When and How to Use Job Fairs in Your Military Transition

Posted by Bob Wheeler
military transition

Whether you’ve been in the military for four years or 30 years, transitioning can be scary. But there’s a good life waiting for you on the other side that includes new career opportunities.

Cleared Job Fairs can be a terrific tool to get you out of your military bubble, have some real civilian conversations, and get in the right frame of mind for a successful transition and cleared job search. Read on to find out when to attend, what to wear, and how to make the most of job fairs during your military transition.

When to Start Attending Job Fairs

This is one of those questions that I get all of the time – when should I start attending? A year out, before you get to your End of Active Service (EAS), you should be going to job fairs. Maybe even 15 months out if it’s a good one.

There are a few reasons to attend early. For one, it’s a psychological first step. When you go to a job fair, you’ve really admitted to yourself that you’re getting out – it reminds you that it’s real.

Also, when you go early, mistakes don’t cost you much. If you stub your toe, say something stupid, get lost or you’re not prepared – whatever the case may be – you’re still a year out. You can learn from the mistakes that you might make.

There’s also a lot of gap analysis that can happen. When you go to a job fair, talk to people and ask questions, you find out the things you didn’t know that you didn’t know. Then you can apply that knowledge to the next time you go to a job fair.

So one year out from your EAS, you should start going. By six months from your EAS, really start to focus on making connections. Connections with companies, recruiters, and program managers are important. At this point, you want to be a little bit more attentive and have some better conversations that you follow up on afterwards.

Forming connections with recruiters and following up with them is crucial. Recruiters move around a lot, and they like to bring their connections with them. So if you make a connection with a recruiter at a job fair and four months later they move to another company, you’ve now got a connection to a new employer too.

Now, three months out from your EAS is when you can really start talking about specific positions. Three months out, they start looking at you as a real fit for a position, because they can anticipate when you’re going to be out.

Remember, they’re not going to hold a job for you, or gap a billet, as we say in the military. In the outside world it’s all about profit and loss. If somebody’s not doing the job, they’re not making the money to keep the company going. So that’s why about 90 days out, is when you will start to see a response when you say, “Hey, I’m interested in this specific position,” and you’ll get a legitimate discussion.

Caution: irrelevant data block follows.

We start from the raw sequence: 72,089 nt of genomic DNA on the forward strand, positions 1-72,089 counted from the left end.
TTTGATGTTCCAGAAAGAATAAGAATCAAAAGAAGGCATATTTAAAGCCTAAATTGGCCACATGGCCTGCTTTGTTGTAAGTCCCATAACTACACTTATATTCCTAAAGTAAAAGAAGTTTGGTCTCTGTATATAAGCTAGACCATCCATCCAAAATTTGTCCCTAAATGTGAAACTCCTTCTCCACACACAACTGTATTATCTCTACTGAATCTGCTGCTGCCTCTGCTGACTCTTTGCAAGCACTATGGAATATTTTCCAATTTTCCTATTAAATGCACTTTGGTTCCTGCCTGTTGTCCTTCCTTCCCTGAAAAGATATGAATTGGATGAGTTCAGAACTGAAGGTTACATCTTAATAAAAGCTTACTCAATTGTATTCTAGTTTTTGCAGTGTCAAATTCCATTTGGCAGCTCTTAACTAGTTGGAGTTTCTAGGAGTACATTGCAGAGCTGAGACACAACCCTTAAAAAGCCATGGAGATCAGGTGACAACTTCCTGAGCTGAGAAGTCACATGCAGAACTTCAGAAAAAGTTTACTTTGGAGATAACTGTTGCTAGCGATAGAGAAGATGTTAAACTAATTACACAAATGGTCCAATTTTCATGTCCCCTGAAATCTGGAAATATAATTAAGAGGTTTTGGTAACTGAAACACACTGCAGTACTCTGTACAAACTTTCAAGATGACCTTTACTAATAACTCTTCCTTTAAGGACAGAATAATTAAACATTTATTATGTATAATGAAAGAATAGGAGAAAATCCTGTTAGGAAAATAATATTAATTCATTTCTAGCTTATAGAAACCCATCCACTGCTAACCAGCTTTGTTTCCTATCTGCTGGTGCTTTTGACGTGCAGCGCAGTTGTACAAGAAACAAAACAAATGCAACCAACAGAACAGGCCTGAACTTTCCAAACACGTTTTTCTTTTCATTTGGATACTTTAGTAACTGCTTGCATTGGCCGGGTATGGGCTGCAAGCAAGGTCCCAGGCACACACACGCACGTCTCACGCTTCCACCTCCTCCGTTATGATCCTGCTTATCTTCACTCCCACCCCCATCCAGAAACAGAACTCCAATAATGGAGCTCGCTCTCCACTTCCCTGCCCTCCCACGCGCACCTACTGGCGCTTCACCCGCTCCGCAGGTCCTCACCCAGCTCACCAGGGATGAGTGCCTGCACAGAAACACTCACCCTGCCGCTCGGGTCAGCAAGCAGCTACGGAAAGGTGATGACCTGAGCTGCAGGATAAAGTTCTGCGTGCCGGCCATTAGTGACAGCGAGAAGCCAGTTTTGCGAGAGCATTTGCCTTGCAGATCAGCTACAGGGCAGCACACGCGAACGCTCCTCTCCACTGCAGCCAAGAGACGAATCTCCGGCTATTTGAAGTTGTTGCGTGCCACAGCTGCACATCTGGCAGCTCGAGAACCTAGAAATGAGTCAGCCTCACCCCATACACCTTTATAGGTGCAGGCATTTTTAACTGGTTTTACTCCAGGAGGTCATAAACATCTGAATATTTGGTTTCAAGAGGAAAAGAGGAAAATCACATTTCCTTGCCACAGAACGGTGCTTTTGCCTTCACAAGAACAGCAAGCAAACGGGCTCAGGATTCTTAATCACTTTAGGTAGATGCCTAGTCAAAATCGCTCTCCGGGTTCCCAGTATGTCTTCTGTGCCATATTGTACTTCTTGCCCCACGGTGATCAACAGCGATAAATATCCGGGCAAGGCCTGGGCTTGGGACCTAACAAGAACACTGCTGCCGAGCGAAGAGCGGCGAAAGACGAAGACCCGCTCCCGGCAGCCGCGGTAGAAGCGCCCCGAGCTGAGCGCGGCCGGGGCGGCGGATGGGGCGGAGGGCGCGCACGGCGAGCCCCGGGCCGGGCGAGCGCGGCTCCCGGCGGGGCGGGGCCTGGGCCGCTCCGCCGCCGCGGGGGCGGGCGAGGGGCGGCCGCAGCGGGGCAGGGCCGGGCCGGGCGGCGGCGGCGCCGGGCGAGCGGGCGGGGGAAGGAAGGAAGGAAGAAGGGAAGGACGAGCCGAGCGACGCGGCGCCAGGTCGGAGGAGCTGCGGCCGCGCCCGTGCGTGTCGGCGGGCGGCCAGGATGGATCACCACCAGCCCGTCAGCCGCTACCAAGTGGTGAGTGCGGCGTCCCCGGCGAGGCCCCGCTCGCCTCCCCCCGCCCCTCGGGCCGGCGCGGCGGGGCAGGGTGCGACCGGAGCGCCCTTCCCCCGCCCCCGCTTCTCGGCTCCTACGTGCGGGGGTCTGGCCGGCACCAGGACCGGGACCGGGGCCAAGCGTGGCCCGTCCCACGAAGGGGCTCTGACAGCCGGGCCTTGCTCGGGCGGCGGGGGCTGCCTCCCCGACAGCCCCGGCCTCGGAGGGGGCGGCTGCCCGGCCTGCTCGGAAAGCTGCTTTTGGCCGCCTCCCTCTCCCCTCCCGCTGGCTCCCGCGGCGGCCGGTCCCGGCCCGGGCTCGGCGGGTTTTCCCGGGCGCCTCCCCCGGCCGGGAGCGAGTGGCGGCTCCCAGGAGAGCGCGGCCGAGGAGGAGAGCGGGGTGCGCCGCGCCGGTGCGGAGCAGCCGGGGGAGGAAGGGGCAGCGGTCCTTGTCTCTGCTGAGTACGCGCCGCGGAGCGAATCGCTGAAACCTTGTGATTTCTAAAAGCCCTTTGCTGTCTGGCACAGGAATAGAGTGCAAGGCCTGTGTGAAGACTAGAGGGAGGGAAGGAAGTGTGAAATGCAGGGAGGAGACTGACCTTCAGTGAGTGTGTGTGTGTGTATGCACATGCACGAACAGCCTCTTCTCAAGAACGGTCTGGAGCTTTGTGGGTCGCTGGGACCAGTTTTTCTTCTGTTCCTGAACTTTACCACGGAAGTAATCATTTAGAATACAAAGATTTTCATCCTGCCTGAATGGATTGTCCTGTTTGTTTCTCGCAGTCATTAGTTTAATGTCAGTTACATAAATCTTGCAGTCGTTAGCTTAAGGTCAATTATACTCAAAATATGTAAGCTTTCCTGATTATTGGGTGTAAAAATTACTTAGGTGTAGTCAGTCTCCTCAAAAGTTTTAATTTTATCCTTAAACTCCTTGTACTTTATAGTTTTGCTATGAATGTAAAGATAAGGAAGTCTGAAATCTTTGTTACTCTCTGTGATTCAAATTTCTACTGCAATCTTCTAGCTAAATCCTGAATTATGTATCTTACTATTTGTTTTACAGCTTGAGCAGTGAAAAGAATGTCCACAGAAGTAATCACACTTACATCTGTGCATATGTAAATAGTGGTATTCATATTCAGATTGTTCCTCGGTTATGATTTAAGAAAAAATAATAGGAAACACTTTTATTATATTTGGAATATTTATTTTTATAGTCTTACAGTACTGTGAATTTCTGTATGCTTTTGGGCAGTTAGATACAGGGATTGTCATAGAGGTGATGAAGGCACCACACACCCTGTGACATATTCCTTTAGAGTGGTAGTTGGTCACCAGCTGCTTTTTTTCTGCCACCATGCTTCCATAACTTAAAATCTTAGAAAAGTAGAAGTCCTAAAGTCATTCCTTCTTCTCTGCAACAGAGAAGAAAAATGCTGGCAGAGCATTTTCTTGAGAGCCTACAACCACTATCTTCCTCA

So a year out, it’s a psychological first step. Six months out, you’re starting to make connections. And by three months out, you’re talking about specific positions.

What to Wear

You can wear a uniform of the day if it’s a job fair on base. Especially if you’re going to pop over at lunchtime, you can 100% wear a uniform. You can even wear your military uniform off base if you have to, but I would only do it if you don’t have another option. But at the end of the day, it’s better to be there in uniform than to not be there at all.

If you can, appropriate business attire is preferred. Even that being said, suits nowadays aren’t mandatory. They’re not bad – I certainly see a lot of people wearing suits at job fairs. The more senior the position you’re looking for, the more important a suit is. The biggest piece here is, look like you planned on being there.

How to Prepare for Conversations with Employers

Before the event, review the companies that are going to be there. At our Cleared Job Fairs, we list the companies who are going to be there, some of their job openings, and a little information about the employer. Take advantage of this. Look at those companies and go to their websites. One of the real values of a job fair is, you’ll see companies that you’ve heard of, but also a lot of companies you’ve never heard of.

When you’re talking to these recruiters, the worst question you can ask is, what does your company do? That’s not the question you want to lead with. It’s much better to say, “I looked at your website and I see that you guys do XYZ…” That shows that you actually care and you’ve done some homework. It really sets you apart from the person that just says, “What can you do for me?”